Frankenstein And Clerval Analysis

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Henry Clerval and Justine Moritz are two characters found in Mary Shelley’s Frankenstein.
Their roles, as well as their appreciation, are both small. However, their effect on the plot and dynamic of Frankenstein was anything but insignificant. Both characters were used or deluded by Victor
Frankenstein, ultimately resulting in their demise, physically or mentally. Victor is to blame for nearly all that goes wrong in the novel, mainly because of his rejection of his creation.
Victor Frankenstein was not a very good person. From his childhood to the end of his life, he was very selfcentered and fearful of rejection. He never accepted the blame, even when the blame was due. His relationship with Henry was an interesting one, “as Frankenstein is depressed and obsessed, and Clerval seems more optimistic and clearminded.
While the two are both intelligent, their personalities differ and this may have been the key to their efficient friendship.” ¹ When Henry goes to follow in his friends’ scientific footsteps, “it can either be an expression of affection, wanting to flatter his friend and be like him, or it can be a sign of the hierarchy their relationship possesses.” ¹ Either way, the connection that Frankenstein and Clerval share is an interesting one, with Clerval’s optimism balancing out the moroseness of Frankenstein. Victor describes Henry as an only child, "the son of a merchant of
Geneva, an intimate friend of my father. He was a boy of singular talent and fancy" ². The two are united by "the closest friendship" ². “Ironically enough, Henry ends up dying by the monster which he ultimately helped Frankenstein hide.” ¹ This is a clear example of Frankenstein’s lack of responsibility. He uses his childhood friend, who was always the...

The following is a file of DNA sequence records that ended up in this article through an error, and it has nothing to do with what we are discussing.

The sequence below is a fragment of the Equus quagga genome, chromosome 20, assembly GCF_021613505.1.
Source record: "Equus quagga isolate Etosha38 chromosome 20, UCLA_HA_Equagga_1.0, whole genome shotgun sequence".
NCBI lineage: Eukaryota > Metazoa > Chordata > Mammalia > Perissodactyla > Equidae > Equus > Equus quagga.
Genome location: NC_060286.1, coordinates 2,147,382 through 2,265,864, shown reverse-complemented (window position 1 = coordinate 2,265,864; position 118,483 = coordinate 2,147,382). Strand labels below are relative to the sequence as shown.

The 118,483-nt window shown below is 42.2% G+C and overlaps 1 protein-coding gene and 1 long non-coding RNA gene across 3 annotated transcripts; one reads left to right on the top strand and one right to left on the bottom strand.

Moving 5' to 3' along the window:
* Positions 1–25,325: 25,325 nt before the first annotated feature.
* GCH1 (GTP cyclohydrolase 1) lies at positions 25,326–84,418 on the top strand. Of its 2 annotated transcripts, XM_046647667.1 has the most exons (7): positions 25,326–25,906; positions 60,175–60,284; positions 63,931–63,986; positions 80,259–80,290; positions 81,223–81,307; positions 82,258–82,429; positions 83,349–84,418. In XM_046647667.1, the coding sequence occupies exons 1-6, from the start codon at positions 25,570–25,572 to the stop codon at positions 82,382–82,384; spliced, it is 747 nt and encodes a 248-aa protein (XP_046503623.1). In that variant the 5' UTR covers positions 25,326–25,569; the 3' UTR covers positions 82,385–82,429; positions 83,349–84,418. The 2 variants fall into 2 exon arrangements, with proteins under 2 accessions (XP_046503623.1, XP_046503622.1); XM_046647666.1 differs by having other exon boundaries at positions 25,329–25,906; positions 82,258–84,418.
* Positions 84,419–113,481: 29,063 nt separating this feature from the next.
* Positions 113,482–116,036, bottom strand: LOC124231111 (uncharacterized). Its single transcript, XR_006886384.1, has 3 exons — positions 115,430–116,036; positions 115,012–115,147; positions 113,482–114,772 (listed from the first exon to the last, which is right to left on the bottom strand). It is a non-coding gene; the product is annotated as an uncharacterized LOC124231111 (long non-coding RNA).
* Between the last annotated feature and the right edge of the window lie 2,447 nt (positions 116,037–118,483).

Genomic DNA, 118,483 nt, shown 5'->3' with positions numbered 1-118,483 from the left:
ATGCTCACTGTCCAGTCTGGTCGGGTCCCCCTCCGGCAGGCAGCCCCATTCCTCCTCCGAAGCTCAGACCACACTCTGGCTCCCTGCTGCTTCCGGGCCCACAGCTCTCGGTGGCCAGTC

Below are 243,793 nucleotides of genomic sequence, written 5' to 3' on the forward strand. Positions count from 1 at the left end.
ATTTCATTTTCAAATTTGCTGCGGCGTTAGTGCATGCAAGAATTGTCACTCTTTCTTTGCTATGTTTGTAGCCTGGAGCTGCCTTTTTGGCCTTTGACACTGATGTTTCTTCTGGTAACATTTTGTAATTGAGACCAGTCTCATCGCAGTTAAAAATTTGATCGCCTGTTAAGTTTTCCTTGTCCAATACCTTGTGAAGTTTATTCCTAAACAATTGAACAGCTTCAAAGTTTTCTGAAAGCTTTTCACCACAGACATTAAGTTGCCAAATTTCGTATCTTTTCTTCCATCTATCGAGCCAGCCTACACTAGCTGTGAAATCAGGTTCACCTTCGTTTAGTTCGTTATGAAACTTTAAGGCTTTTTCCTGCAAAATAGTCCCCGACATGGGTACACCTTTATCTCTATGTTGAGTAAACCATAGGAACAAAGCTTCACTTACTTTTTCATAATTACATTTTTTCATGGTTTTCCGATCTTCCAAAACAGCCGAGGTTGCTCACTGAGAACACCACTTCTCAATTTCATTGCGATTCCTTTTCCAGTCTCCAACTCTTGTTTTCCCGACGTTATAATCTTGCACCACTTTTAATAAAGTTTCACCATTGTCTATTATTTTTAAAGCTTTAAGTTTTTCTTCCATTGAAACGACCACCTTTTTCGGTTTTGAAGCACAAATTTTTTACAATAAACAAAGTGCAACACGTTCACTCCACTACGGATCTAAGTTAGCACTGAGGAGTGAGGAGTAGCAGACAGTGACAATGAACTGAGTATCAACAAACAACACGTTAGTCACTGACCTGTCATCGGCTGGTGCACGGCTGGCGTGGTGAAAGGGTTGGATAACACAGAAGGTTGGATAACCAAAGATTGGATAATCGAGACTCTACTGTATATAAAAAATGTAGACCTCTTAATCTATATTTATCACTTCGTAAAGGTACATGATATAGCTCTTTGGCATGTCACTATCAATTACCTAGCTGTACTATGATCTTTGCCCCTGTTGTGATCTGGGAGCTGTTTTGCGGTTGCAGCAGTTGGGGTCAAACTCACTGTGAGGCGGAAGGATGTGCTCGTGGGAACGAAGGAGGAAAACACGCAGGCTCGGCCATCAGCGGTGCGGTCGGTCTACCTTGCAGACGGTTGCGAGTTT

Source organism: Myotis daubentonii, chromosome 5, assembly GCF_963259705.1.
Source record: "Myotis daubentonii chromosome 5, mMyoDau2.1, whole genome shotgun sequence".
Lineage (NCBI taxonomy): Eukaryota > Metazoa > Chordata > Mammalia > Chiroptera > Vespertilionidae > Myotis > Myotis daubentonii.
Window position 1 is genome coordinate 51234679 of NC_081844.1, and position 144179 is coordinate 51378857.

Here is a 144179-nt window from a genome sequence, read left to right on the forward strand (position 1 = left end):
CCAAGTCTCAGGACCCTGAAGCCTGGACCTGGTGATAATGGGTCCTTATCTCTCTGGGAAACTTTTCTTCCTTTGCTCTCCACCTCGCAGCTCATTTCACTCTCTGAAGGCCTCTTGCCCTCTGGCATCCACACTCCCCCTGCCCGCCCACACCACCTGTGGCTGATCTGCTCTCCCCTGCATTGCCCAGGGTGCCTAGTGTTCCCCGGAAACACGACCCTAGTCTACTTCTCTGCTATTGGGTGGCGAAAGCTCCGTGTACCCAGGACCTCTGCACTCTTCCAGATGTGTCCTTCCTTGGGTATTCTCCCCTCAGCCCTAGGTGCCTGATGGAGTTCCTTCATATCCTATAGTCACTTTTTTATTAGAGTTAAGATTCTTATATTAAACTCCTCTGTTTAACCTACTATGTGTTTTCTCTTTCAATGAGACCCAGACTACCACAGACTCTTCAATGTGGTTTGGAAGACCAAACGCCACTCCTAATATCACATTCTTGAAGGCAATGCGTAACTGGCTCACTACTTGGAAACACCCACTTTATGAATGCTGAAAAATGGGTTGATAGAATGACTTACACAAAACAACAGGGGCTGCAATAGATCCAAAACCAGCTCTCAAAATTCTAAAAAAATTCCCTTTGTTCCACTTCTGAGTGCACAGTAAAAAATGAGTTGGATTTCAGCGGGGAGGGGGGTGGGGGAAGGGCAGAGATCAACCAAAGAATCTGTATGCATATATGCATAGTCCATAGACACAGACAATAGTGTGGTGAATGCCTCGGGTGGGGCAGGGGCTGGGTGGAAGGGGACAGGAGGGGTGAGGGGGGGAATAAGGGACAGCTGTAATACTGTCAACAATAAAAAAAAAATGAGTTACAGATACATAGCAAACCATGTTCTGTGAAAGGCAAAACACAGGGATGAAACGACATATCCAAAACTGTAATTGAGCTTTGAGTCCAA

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...nster with all the tools necessary to function and act as a human being, except he gave him no humanity. He hardly looked at the monster, as did many others, and this affected him in ways which resulted in his volatile actions. He went from being benevolent to full of vengeance, all because of his deeprooted hatred for Victor Frankenstein. This is further evidence of Frankenstein’s narcissism, inability to take responsibility, and immaturity.
Both Henry Clerval and Justine Moritz were mistreated and the victims of Victor’s own personal issues. They faced untimely deaths after being nothing but respectable and good, because of their seemingly harmless relationship with Victor Frankenstein. Not only did his selfishness drag them down, his lack of responsibility and confidence did as well. While he provided them with friendship,
Victor screwed over Justine and Henry.
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